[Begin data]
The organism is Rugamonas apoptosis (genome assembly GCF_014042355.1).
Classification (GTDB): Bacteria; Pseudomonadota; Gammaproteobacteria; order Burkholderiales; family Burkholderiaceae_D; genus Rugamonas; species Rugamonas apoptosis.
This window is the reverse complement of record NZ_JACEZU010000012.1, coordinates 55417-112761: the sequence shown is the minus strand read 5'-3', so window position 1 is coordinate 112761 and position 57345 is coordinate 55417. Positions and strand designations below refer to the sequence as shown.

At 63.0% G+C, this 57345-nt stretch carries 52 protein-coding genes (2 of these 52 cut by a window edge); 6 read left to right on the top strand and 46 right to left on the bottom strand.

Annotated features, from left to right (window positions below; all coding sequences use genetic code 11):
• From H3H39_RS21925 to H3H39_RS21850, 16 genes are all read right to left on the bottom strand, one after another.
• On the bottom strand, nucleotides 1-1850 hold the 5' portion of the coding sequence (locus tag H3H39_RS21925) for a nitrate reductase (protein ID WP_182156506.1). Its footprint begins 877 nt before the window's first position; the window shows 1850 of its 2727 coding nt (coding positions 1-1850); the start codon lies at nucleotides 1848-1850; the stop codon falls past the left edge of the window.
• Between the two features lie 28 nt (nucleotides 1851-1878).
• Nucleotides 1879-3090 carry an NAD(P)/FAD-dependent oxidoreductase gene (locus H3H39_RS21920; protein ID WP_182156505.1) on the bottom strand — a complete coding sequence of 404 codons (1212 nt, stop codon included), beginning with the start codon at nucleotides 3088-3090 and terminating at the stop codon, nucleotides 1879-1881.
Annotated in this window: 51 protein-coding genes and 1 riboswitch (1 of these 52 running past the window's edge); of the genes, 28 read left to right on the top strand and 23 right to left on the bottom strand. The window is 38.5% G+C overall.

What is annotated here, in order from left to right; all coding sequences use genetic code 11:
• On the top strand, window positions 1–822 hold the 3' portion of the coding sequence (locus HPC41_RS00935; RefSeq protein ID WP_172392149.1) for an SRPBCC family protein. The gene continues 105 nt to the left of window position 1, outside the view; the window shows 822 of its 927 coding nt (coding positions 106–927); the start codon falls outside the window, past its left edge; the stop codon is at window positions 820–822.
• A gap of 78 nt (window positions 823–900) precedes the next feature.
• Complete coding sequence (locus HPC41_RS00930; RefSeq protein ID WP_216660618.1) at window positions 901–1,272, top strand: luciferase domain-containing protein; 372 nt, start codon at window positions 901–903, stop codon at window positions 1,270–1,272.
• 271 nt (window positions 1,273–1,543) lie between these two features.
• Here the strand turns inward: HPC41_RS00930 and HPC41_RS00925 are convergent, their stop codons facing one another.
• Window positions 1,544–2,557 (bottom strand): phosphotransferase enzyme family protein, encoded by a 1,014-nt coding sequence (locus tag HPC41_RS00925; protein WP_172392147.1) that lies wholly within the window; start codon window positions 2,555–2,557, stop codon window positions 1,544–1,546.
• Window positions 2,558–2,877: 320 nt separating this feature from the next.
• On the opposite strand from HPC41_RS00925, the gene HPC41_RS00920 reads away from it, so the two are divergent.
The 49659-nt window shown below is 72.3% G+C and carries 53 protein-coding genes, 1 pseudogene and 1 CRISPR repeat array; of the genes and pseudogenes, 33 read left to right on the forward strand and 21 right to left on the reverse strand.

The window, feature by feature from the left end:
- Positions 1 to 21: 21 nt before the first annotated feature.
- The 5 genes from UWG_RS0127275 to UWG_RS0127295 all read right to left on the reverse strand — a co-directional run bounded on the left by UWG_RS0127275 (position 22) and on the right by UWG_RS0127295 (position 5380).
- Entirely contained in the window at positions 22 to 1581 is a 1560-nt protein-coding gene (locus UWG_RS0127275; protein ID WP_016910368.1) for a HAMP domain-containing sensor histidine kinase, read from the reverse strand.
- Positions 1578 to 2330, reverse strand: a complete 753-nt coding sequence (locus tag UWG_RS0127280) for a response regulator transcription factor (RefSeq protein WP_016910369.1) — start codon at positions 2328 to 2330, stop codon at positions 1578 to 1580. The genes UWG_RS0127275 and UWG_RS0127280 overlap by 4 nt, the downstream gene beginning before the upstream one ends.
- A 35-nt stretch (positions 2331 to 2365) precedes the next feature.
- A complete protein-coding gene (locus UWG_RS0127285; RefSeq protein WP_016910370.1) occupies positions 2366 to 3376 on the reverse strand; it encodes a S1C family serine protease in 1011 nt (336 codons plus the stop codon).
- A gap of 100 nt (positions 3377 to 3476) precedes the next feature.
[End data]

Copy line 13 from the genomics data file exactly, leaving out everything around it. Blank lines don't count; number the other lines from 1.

• A gap of 78 nt (window positions 823–900) precedes the next feature.